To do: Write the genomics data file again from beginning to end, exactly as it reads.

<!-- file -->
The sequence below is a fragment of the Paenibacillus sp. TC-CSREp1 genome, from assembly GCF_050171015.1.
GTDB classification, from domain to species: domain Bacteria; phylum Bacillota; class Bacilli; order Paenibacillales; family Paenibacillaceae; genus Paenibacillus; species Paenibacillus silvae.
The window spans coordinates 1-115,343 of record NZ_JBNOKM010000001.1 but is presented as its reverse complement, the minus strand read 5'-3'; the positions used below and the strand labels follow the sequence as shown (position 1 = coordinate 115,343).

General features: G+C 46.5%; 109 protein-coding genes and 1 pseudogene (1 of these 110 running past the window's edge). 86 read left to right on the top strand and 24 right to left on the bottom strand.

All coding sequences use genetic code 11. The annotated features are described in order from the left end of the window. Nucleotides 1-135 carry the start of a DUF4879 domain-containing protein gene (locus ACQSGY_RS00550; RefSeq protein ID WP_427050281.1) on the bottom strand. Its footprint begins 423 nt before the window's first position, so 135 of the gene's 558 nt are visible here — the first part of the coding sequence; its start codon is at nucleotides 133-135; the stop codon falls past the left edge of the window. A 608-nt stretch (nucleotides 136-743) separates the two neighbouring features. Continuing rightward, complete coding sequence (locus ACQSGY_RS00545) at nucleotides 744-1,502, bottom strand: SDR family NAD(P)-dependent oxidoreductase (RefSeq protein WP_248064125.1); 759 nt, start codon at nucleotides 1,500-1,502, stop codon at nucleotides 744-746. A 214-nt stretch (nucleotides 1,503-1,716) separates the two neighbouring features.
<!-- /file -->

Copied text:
The sequence below is a fragment of the Paenibacillus sp. TC-CSREp1 genome, from assembly GCF_050171015.1.
GTDB classification, from domain to species: domain Bacteria; phylum Bacillota; class Bacilli; order Paenibacillales; family Paenibacillaceae; genus Paenibacillus; species Paenibacillus silvae.
The window spans coordinates 1-115,343 of record NZ_JBNOKM010000001.1 but is presented as its reverse complement, the minus strand read 5'-3'; the positions used below and the strand labels follow the sequence as shown (position 1 = coordinate 115,343).

General features: G+C 46.5%; 109 protein-coding genes and 1 pseudogene (1 of these 110 running past the window's edge). 86 read left to right on the top strand and 24 right to left on the bottom strand.

All coding sequences use genetic code 11. The annotated features are described in order from the left end of the window. Nucleotides 1-135 carry the start of a DUF4879 domain-containing protein gene (locus ACQSGY_RS00550; RefSeq protein ID WP_427050281.1) on the bottom strand. Its footprint begins 423 nt before the window's first position, so 135 of the gene's 558 nt are visible here — the first part of the coding sequence; its start codon is at nucleotides 133-135; the stop codon falls past the left edge of the window. A 608-nt stretch (nucleotides 136-743) separates the two neighbouring features. Continuing rightward, complete coding sequence (locus ACQSGY_RS00545) at nucleotides 744-1,502, bottom strand: SDR family NAD(P)-dependent oxidoreductase (RefSeq protein WP_248064125.1); 759 nt, start codon at nucleotides 1,500-1,502, stop codon at nucleotides 744-746. A 214-nt stretch (nucleotides 1,503-1,716) separates the two neighbouring features.